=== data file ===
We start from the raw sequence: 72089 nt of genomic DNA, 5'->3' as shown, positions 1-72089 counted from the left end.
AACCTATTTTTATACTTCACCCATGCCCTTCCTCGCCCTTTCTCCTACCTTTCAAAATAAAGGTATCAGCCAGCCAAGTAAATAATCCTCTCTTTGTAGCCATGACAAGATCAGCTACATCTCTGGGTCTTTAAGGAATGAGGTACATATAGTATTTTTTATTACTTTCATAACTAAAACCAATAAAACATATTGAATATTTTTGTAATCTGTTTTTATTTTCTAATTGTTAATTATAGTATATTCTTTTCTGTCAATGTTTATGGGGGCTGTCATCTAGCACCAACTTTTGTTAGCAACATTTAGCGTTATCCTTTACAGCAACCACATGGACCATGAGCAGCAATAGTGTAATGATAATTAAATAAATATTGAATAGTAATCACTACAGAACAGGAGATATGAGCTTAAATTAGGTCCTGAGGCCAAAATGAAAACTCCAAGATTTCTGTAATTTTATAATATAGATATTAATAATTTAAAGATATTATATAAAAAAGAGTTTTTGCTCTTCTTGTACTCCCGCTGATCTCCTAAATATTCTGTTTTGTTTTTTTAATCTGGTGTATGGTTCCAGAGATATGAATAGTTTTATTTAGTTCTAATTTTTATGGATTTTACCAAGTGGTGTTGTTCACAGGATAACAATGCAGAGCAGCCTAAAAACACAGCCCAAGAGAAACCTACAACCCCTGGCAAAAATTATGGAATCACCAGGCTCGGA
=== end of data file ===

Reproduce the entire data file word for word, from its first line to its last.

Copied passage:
We start from the raw sequence: 72089 nt of genomic DNA, 5'->3' as shown, positions 1-72089 counted from the left end.
AACCTATTTTTATACTTCACCCATGCCCTTCCTCGCCCTTTCTCCTACCTTTCAAAATAAAGGTATCAGCCAGCCAAGTAAATAATCCTCTCTTTGTAGCCATGACAAGATCAGCTACATCTCTGGGTCTTTAAGGAATGAGGTACATATAGTATTTTTTATTACTTTCATAACTAAAACCAATAAAACATATTGAATATTTTTGTAATCTGTTTTTATTTTCTAATTGTTAATTATAGTATATTCTTTTCTGTCAATGTTTATGGGGGCTGTCATCTAGCACCAACTTTTGTTAGCAACATTTAGCGTTATCCTTTACAGCAACCACATGGACCATGAGCAGCAATAGTGTAATGATAATTAAATAAATATTGAATAGTAATCACTACAGAACAGGAGATATGAGCTTAAATTAGGTCCTGAGGCCAAAATGAAAACTCCAAGATTTCTGTAATTTTATAATATAGATATTAATAATTTAAAGATATTATATAAAAAAGAGTTTTTGCTCTTCTTGTACTCCCGCTGATCTCCTAAATATTCTGTTTTGTTTTTTTAATCTGGTGTATGGTTCCAGAGATATGAATAGTTTTATTTAGTTCTAATTTTTATGGATTTTACCAAGTGGTGTTGTTCACAGGATAACAATGCAGAGCAGCCTAAAAACACAGCCCAAGAGAAACCTACAACCCCTGGCAAAAATTATGGAATCACCAGGCTCGGA